Daniel Totten, president of the Boston Newspaper Guild, left, and Scott Steeves, vice president of the Boston Newspapers Guild, walking out of the Boston Globe before announcing the Boston Newspaper Guild vote to reject a package of major concessions that included $10 million in wage and benefit cuts. (Matthew J. Lee/ Globe Staff)
By Robert Gavin, Globe Staff
The Boston Globe's largest union tonight narrowly rejected $10
million in wage and benefit cuts, and about an hour later the paper's owner
declared an impasse in negotiations and imposed a 23 percent pay cut on the
union's members, effective next week.
The move by The New York Times Co., which said the Globe's dire
financial condition gave it no choice, could quickly shift the bitter
contract dispute from the bargaining table to the National Labor Relations
Board and federal courts. The Boston Newspaper Guild, which represents
nearly 700 editorial, advertising, and business office workers, has told
members it would file unfair labor practice charges with the board, and
seek a court order blocking the Times Co. from imposing the pay cut.
In a statement, Globe spokesman Robert Powers said management was
disappointed by the vote, and that the company must now move ahead with the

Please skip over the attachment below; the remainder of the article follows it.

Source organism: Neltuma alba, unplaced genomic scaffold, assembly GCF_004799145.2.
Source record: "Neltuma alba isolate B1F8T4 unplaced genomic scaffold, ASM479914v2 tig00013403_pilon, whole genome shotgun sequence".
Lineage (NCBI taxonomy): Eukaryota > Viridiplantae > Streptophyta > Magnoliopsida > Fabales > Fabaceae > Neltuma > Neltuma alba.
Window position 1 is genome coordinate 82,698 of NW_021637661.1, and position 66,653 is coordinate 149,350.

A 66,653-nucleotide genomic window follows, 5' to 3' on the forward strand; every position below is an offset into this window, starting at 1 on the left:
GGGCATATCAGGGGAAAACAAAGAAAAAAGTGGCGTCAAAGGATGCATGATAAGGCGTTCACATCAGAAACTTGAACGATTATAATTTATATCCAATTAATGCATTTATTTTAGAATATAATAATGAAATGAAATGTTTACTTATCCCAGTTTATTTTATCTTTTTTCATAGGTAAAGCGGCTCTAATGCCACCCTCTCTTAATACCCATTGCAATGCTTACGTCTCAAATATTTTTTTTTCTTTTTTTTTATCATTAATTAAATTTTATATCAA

deep pay cut. He said the company sent a letter advising Guild officials of
the move tonight.
"As we have stated, the $10 million in cost savings from this
multifaceted proposal is essential to The Boston Globe's financial
future," Powers said. "We regret having to take this action, but have no
financially viable alternative."
Guild president Daniel Totten declined comment on the company's move
to implement the 23 percent pay cut until he could review the letter. After
the vote, Totten said in a statement, "With today's vote, members of the
Boston Newspaper Guild have said that The New York Times Company must do
better than the offer that was presented. Globe workers and the New England
community understand that the quality of The Boston Globe — an institution
so vital to the life and culture of the region — depends on the fair
treatment of the men and women who work so hard to produce it."
Guild members, with about 80 percent participating, voted 277 to 265
to reject the company's contract offer, which included pay cuts totalling
more than 10 percent; deep cuts to health and retirement benefits,
including a pension freeze; and the elimination of lifetime job guarantees
for about 170 veteran members.
The Guild is the only one of the Globe's four major unions to reject
concessions the Times Co. said it needs to continue operating the Globe,
projected to lose $85 million this year without significant cost savings.
In early April, the Times Co. said it would shutter the Globe, New
England's largest newspaper, unless the paper's unions agreed to a combined
$20 million, with half demanded from Guild.
Unions representing mailers, press operators, and delivery truck
drivers approved concessions worth nearly a combined $10 million.
In declaring the impasse, the Times Co. said it tried its best to
reach agreement with the Guild, but could not. The pay cut goes into effect